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Mock Questions for English - 2 | English for CLAT PDF Download

Directions: Read the passage carefully and answer the questions that follow.
Tellson's Bank by Temple Bar was an old-fashioned place, even in the year one thousand seven hundred and eighty. It was very small, very dark, very ugly, very incommodious. It was an old-fashioned place, moreover, in the moral attribute that the partners in the House were proud of its smallness, proud of its darkness, proud of its ugliness, proud of its incommodiousness. They were even boastful of its eminence in those particulars, and were fired by an express conviction that, if it were less objectionable, it would be less respectable.
This was no passive belief, but an active weapon which they flashed at more convenient places of business. Tellson's (they said) wanted no elbow-room, Tellson's wanted no light, Tellson's wanted no embellishment. Noakes and Co.'s might, or Snooks Brothers' might; but Tellson's, thank Heaven! Any one of these partners would have disinherited his son on the question of rebuilding Tellson's. In this respect the House was much on a par with the Country; which did very often disinherit its sons for suggesting improvements in laws and customs that had long been highly objectionable, but were only the more respectable.
Thus it had come to pass, that Tellson's was the triumphant perfection of inconvenience. After bursting open a door of idiotic obstinacy with a weak rattle in its throat, you fell into Tellson's down two steps, and came to your senses in a miserable little shop, with two little counters, where the oldest of men made your cheque shake as if the wind rustled it, while they examined the signature by the dingiest of windows, which were always under a shower-bath of mud from Fleet-street, and which were made the dingier by their own iron bars proper, and the heavy shadow of Temple Bar.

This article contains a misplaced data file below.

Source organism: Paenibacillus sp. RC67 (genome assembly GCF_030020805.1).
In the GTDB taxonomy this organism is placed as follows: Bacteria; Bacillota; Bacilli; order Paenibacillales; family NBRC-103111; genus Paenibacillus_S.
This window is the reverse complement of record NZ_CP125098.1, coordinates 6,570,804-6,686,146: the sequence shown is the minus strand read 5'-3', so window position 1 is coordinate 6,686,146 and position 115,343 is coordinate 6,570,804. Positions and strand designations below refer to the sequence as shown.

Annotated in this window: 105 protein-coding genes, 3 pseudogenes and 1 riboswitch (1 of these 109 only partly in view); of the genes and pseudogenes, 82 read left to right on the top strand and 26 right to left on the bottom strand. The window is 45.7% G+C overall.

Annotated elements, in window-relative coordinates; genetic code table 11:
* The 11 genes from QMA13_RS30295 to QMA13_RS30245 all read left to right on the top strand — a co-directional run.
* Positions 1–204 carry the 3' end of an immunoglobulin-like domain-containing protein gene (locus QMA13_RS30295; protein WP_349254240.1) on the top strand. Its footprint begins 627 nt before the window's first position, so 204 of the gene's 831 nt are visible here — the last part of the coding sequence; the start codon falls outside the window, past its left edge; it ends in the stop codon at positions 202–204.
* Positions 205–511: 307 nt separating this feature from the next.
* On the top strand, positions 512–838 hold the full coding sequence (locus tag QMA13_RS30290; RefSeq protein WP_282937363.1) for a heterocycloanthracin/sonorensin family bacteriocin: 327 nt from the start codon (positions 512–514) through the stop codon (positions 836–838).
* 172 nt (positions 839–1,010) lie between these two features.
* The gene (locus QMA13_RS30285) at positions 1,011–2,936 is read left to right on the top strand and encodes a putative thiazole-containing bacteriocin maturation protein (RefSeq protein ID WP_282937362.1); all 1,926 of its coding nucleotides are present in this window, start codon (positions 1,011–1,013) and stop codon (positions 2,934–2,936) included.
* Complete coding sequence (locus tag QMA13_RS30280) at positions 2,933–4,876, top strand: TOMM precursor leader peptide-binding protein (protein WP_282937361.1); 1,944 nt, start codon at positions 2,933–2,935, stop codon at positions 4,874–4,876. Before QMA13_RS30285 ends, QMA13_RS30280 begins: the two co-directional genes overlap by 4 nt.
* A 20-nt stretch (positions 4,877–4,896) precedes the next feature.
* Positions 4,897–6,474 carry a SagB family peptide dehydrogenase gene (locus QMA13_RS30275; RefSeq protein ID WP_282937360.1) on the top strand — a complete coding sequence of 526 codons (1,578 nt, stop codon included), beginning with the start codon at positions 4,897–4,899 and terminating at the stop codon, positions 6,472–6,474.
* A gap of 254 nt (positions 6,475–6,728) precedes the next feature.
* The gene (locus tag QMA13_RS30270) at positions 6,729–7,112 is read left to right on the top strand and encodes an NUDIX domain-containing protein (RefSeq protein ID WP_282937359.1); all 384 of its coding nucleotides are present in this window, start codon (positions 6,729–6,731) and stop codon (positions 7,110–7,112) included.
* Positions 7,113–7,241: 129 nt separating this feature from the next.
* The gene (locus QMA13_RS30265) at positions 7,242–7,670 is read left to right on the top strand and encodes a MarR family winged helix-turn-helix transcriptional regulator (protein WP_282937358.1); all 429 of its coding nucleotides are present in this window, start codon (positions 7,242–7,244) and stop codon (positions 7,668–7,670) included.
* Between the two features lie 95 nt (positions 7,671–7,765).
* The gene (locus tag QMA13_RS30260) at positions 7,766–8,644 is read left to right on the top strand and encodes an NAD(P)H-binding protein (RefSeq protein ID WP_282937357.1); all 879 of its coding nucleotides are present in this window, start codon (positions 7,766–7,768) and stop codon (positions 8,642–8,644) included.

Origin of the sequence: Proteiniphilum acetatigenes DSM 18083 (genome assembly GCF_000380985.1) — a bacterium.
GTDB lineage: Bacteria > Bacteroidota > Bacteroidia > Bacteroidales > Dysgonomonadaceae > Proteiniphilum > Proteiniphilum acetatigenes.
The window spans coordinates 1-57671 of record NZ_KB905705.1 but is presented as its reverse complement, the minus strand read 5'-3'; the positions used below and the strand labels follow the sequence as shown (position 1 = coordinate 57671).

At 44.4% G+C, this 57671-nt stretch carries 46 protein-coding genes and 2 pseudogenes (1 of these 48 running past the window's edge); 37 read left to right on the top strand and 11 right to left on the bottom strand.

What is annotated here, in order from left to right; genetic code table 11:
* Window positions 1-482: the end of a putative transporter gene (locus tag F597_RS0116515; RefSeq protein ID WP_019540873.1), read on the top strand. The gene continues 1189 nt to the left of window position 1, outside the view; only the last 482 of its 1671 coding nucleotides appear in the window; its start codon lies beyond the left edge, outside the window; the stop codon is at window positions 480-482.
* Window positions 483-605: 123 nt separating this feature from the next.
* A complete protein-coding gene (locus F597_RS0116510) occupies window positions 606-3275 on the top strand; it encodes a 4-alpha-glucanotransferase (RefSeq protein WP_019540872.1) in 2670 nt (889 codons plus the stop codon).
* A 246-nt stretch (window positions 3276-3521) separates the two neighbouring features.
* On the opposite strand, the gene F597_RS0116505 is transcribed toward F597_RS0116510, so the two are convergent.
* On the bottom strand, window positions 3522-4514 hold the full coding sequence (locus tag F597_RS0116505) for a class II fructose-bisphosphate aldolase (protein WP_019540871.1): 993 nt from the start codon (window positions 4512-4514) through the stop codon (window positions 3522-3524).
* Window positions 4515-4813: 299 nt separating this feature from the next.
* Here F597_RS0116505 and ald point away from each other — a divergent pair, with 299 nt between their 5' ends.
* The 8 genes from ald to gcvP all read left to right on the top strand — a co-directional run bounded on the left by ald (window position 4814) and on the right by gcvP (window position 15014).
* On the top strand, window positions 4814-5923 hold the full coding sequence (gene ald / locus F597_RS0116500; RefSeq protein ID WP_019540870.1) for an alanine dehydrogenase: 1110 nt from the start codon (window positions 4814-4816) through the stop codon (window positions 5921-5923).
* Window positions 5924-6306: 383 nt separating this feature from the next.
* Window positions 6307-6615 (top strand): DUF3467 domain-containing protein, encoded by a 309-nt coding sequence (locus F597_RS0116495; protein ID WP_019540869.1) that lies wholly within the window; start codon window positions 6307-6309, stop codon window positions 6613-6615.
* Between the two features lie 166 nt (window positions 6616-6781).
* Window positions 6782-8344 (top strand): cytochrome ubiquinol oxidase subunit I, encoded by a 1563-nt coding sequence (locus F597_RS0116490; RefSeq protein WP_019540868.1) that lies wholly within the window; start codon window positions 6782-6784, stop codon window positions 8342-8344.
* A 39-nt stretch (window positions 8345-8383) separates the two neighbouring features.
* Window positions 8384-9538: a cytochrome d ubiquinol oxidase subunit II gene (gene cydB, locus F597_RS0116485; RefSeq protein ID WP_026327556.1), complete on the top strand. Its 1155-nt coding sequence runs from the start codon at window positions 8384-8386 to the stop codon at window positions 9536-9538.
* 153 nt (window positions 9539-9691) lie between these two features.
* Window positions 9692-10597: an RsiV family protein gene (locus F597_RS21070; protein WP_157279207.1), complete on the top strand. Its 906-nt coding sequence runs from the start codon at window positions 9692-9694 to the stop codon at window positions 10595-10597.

If your business necessitated your seeing "the House," you were put into a species of Condemned Hold at the back, where you meditated on a misspent life, until the House came with its bands in its pockets, and you could hardly blink at it in the dismal twilight. Your money came out of, or went into, wormy old wooden drawers, particles of which flew up your nose and down your throat when they were opened and shut.Your bank-notes had a musty odour, as if they were fast decomposing into rags again.
Your plate was stowed away among the neighbouring cesspools, and evil communications corrupted its good polish in a day or two. Your deeds got into extemporised strong-rooms made of kitchens and sculleries, and fretted all the fat out of their parchments into the banking-house air. Your lighter boxes of family papers went up-stairs into a Barmecide room, that always had a great dining-table in it and never had a dinner, and where, even in the year one thousand seven hundred and eighty, the first letters written to you by your old love, or by your little children, were but newly released from the horror of being ogled through the windows, by the heads exposed on Temple Bar with an insensate brutality and ferocity worthy of Abyssinia or Ashantee.
[Extract from A tale of two cities from Charles Dickens]
Q1: What is the primary characteristic of Tellson's Bank as described in the passage?
(a) Modern and spacious
(b) Old-fashioned and proud of its inconveniences
(c) Large and well-lit
(d) Technologically advanced
Ans:
(b)
Sol: The passage vividly describes Tellson's Bank as "an old-fashioned place" that prided itself on its "smallness, darkness, ugliness, and incommodiousness." This indicates that the bank's primary characteristic was its old-fashioned nature and its pride in its inconvenient aspects.


Q2: What can be inferred about the partners of Tellson's Bank?
(a) They were innovative and forward-thinking.